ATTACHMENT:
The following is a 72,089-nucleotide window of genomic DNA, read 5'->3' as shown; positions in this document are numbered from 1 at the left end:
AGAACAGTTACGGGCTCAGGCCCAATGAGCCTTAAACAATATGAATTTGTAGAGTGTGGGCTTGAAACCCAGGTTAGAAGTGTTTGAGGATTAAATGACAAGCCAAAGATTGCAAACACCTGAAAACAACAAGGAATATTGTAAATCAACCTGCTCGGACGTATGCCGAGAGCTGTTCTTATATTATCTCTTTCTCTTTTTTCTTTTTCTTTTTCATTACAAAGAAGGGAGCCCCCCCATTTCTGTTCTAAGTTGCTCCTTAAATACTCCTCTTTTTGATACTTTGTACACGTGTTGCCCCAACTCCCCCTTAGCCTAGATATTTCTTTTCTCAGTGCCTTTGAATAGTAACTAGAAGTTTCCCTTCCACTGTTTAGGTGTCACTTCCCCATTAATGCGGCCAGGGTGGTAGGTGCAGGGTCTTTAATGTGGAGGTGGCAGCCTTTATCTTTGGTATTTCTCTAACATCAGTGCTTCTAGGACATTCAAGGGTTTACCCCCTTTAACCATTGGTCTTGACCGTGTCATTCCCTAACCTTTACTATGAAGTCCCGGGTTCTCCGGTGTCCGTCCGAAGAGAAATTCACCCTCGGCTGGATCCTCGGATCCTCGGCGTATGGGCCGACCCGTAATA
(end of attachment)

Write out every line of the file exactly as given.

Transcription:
The following is a 72,089-nucleotide window of genomic DNA, read 5'->3' as shown; positions in this document are numbered from 1 at the left end:
AGAACAGTTACGGGCTCAGGCCCAATGAGCCTTAAACAATATGAATTTGTAGAGTGTGGGCTTGAAACCCAGGTTAGAAGTGTTTGAGGATTAAATGACAAGCCAAAGATTGCAAACACCTGAAAACAACAAGGAATATTGTAAATCAACCTGCTCGGACGTATGCCGAGAGCTGTTCTTATATTATCTCTTTCTCTTTTTTCTTTTTCTTTTTCATTACAAAGAAGGGAGCCCCCCCATTTCTGTTCTAAGTTGCTCCTTAAATACTCCTCTTTTTGATACTTTGTACACGTGTTGCCCCAACTCCCCCTTAGCCTAGATATTTCTTTTCTCAGTGCCTTTGAATAGTAACTAGAAGTTTCCCTTCCACTGTTTAGGTGTCACTTCCCCATTAATGCGGCCAGGGTGGTAGGTGCAGGGTCTTTAATGTGGAGGTGGCAGCCTTTATCTTTGGTATTTCTCTAACATCAGTGCTTCTAGGACATTCAAGGGTTTACCCCCTTTAACCATTGGTCTTGACCGTGTCATTCCCTAACCTTTACTATGAAGTCCCGGGTTCTCCGGTGTCCGTCCGAAGAGAAATTCACCCTCGGCTGGATCCTCGGATCCTCGGCGTATGGGCCGACCCGTAATA